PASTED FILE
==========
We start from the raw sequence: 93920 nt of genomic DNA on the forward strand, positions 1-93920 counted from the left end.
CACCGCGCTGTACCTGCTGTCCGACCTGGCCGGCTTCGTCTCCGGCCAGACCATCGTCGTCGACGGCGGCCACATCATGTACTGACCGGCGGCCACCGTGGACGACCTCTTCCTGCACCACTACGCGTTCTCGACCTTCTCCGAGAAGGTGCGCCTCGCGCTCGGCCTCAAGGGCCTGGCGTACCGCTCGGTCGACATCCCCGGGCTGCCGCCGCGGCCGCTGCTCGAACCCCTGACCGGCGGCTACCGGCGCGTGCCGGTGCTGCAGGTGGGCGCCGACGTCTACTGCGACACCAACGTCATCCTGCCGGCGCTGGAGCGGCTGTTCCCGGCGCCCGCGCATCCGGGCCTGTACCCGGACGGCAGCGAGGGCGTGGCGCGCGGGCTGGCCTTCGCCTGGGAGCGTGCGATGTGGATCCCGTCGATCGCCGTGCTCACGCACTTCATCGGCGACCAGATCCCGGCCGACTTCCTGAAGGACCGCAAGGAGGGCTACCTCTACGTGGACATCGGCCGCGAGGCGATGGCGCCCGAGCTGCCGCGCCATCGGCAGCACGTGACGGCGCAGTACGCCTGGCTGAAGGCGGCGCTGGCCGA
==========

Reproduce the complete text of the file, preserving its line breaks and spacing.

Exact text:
We start from the raw sequence: 93920 nt of genomic DNA on the forward strand, positions 1-93920 counted from the left end.
CACCGCGCTGTACCTGCTGTCCGACCTGGCCGGCTTCGTCTCCGGCCAGACCATCGTCGTCGACGGCGGCCACATCATGTACTGACCGGCGGCCACCGTGGACGACCTCTTCCTGCACCACTACGCGTTCTCGACCTTCTCCGAGAAGGTGCGCCTCGCGCTCGGCCTCAAGGGCCTGGCGTACCGCTCGGTCGACATCCCCGGGCTGCCGCCGCGGCCGCTGCTCGAACCCCTGACCGGCGGCTACCGGCGCGTGCCGGTGCTGCAGGTGGGCGCCGACGTCTACTGCGACACCAACGTCATCCTGCCGGCGCTGGAGCGGCTGTTCCCGGCGCCCGCGCATCCGGGCCTGTACCCGGACGGCAGCGAGGGCGTGGCGCGCGGGCTGGCCTTCGCCTGGGAGCGTGCGATGTGGATCCCGTCGATCGCCGTGCTCACGCACTTCATCGGCGACCAGATCCCGGCCGACTTCCTGAAGGACCGCAAGGAGGGCTACCTCTACGTGGACATCGGCCGCGAGGCGATGGCGCCCGAGCTGCCGCGCCATCGGCAGCACGTGACGGCGCAGTACGCCTGGCTGAAGGCGGCGCTGGCCGA